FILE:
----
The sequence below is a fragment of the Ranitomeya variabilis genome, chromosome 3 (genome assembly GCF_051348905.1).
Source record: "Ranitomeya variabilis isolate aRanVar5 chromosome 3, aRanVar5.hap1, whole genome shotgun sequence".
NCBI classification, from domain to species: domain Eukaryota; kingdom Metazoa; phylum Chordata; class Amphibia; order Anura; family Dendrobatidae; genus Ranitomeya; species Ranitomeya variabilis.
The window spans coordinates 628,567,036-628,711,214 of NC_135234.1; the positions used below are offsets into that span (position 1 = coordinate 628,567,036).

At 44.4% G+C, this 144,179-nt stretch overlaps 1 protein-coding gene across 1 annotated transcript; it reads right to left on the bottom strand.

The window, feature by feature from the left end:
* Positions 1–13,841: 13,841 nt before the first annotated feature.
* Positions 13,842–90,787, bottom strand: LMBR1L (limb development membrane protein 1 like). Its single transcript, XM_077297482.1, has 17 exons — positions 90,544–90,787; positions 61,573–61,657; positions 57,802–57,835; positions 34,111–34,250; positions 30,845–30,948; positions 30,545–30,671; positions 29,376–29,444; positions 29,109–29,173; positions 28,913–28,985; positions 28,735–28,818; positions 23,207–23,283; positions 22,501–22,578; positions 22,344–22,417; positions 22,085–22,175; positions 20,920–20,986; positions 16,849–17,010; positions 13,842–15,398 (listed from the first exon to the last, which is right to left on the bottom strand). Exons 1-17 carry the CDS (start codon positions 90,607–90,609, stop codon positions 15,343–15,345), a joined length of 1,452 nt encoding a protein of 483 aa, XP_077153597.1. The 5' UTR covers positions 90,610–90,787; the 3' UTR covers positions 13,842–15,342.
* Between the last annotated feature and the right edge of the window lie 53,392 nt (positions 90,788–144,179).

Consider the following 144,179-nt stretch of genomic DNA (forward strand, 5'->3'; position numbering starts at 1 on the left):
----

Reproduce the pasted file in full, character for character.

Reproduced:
The sequence below is a fragment of the Ranitomeya variabilis genome, chromosome 3 (genome assembly GCF_051348905.1).
Source record: "Ranitomeya variabilis isolate aRanVar5 chromosome 3, aRanVar5.hap1, whole genome shotgun sequence".
NCBI classification, from domain to species: domain Eukaryota; kingdom Metazoa; phylum Chordata; class Amphibia; order Anura; family Dendrobatidae; genus Ranitomeya; species Ranitomeya variabilis.
The window spans coordinates 628,567,036-628,711,214 of NC_135234.1; the positions used below are offsets into that span (position 1 = coordinate 628,567,036).

At 44.4% G+C, this 144,179-nt stretch overlaps 1 protein-coding gene across 1 annotated transcript; it reads right to left on the bottom strand.

The window, feature by feature from the left end:
* Positions 1–13,841: 13,841 nt before the first annotated feature.
* Positions 13,842–90,787, bottom strand: LMBR1L (limb development membrane protein 1 like). Its single transcript, XM_077297482.1, has 17 exons — positions 90,544–90,787; positions 61,573–61,657; positions 57,802–57,835; positions 34,111–34,250; positions 30,845–30,948; positions 30,545–30,671; positions 29,376–29,444; positions 29,109–29,173; positions 28,913–28,985; positions 28,735–28,818; positions 23,207–23,283; positions 22,501–22,578; positions 22,344–22,417; positions 22,085–22,175; positions 20,920–20,986; positions 16,849–17,010; positions 13,842–15,398 (listed from the first exon to the last, which is right to left on the bottom strand). Exons 1-17 carry the CDS (start codon positions 90,607–90,609, stop codon positions 15,343–15,345), a joined length of 1,452 nt encoding a protein of 483 aa, XP_077153597.1. The 5' UTR covers positions 90,610–90,787; the 3' UTR covers positions 13,842–15,342.
* Between the last annotated feature and the right edge of the window lie 53,392 nt (positions 90,788–144,179).

Consider the following 144,179-nt stretch of genomic DNA (forward strand, 5'->3'; position numbering starts at 1 on the left):